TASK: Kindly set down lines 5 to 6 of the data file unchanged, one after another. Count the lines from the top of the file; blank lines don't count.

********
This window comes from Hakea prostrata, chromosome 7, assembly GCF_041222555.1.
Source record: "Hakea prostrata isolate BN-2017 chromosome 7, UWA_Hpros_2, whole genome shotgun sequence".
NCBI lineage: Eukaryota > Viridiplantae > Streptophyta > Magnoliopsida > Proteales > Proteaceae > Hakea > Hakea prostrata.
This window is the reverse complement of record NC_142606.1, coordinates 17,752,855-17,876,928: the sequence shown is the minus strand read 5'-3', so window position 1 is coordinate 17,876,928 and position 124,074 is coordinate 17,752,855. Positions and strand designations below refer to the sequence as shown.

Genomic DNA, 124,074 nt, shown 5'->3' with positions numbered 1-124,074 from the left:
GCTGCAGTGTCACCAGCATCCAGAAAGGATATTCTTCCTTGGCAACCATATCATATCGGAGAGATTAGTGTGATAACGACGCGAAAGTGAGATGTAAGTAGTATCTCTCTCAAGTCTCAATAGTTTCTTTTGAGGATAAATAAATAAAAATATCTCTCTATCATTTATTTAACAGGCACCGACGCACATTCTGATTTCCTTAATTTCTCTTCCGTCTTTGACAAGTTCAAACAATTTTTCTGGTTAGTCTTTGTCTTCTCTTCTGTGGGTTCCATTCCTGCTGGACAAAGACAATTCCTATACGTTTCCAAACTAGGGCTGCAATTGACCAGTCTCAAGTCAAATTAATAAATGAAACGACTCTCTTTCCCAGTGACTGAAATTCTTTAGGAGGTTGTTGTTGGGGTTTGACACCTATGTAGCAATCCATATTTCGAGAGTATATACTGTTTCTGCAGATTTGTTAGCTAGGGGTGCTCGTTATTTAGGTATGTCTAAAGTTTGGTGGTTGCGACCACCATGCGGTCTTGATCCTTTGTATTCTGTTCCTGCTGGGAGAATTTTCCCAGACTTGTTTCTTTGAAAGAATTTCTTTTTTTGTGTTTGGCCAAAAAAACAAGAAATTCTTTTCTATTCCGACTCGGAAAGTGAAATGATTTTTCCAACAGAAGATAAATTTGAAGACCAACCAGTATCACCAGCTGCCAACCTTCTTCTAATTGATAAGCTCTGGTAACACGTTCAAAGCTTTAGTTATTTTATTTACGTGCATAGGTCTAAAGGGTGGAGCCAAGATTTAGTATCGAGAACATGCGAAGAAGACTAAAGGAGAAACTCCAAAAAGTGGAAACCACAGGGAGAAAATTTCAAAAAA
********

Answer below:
Genomic DNA, 124,074 nt, shown 5'->3' with positions numbered 1-124,074 from the left:
GCTGCAGTGTCACCAGCATCCAGAAAGGATATTCTTCCTTGGCAACCATATCATATCGGAGAGATTAGTGTGATAACGACGCGAAAGTGAGATGTAAGTAGTATCTCTCTCAAGTCTCAATAGTTTCTTTTGAGGATAAATAAATAAAAATATCTCTCTATCATTTATTTAACAGGCACCGACGCACATTCTGATTTCCTTAATTTCTCTTCCGTCTTTGACAAGTTCAAACAATTTTTCTGGTTAGTCTTTGTCTTCTCTTCTGTGGGTTCCATTCCTGCTGGACAAAGACAATTCCTATACGTTTCCAAACTAGGGCTGCAATTGACCAGTCTCAAGTCAAATTAATAAATGAAACGACTCTCTTTCCCAGTGACTGAAATTCTTTAGGAGGTTGTTGTTGGGGTTTGACACCTATGTAGCAATCCATATTTCGAGAGTATATACTGTTTCTGCAGATTTGTTAGCTAGGGGTGCTCGTTATTTAGGTATGTCTAAAGTTTGGTGGTTGCGACCACCATGCGGTCTTGATCCTTTGTATTCTGTTCCTGCTGGGAGAATTTTCCCAGACTTGTTTCTTTGAAAGAATTTCTTTTTTTGTGTTTGGCCAAAAAAACAAGAAATTCTTTTCTATTCCGACTCGGAAAGTGAAATGATTTTTCCAACAGAAGATAAATTTGAAGACCAACCAGTATCACCAGCTGCCAACCTTCTTCTAATTGATAAGCTCTGGTAACACGTTCAAAGCTTTAGTTATTTTATTTACGTGCATAGGTCTAAAGGGTGGAGCCAAGATTTAGTATCGAGAACATGCGAAGAAGACTAAAGGAGAAACTCCAAAAAGTGGAAACCACAGGGAGAAAATTTCAAAAAA